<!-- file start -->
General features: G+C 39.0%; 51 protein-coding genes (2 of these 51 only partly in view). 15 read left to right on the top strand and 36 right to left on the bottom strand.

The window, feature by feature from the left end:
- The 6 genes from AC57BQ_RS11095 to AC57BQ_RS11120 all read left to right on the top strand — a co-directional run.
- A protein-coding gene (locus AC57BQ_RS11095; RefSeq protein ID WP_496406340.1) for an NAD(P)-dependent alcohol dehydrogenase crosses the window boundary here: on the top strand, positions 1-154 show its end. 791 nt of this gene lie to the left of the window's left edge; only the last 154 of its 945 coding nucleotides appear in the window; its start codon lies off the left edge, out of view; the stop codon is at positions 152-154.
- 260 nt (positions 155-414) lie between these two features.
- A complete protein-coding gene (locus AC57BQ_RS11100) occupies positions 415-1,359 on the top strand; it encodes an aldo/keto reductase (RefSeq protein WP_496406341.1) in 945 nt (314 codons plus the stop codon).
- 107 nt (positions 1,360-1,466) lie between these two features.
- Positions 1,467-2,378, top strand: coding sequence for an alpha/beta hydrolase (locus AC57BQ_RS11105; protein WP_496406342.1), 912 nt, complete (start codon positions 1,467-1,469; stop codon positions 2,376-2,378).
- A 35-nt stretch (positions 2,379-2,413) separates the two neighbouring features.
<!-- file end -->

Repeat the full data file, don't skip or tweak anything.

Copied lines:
General features: G+C 39.0%; 51 protein-coding genes (2 of these 51 only partly in view). 15 read left to right on the top strand and 36 right to left on the bottom strand.

The window, feature by feature from the left end:
- The 6 genes from AC57BQ_RS11095 to AC57BQ_RS11120 all read left to right on the top strand — a co-directional run.
- A protein-coding gene (locus AC57BQ_RS11095; RefSeq protein ID WP_496406340.1) for an NAD(P)-dependent alcohol dehydrogenase crosses the window boundary here: on the top strand, positions 1-154 show its end. 791 nt of this gene lie to the left of the window's left edge; only the last 154 of its 945 coding nucleotides appear in the window; its start codon lies off the left edge, out of view; the stop codon is at positions 152-154.
- 260 nt (positions 155-414) lie between these two features.
- A complete protein-coding gene (locus AC57BQ_RS11100) occupies positions 415-1,359 on the top strand; it encodes an aldo/keto reductase (RefSeq protein WP_496406341.1) in 945 nt (314 codons plus the stop codon).
- 107 nt (positions 1,360-1,466) lie between these two features.
- Positions 1,467-2,378, top strand: coding sequence for an alpha/beta hydrolase (locus AC57BQ_RS11105; protein WP_496406342.1), 912 nt, complete (start codon positions 1,467-1,469; stop codon positions 2,376-2,378).
- A 35-nt stretch (positions 2,379-2,413) separates the two neighbouring features.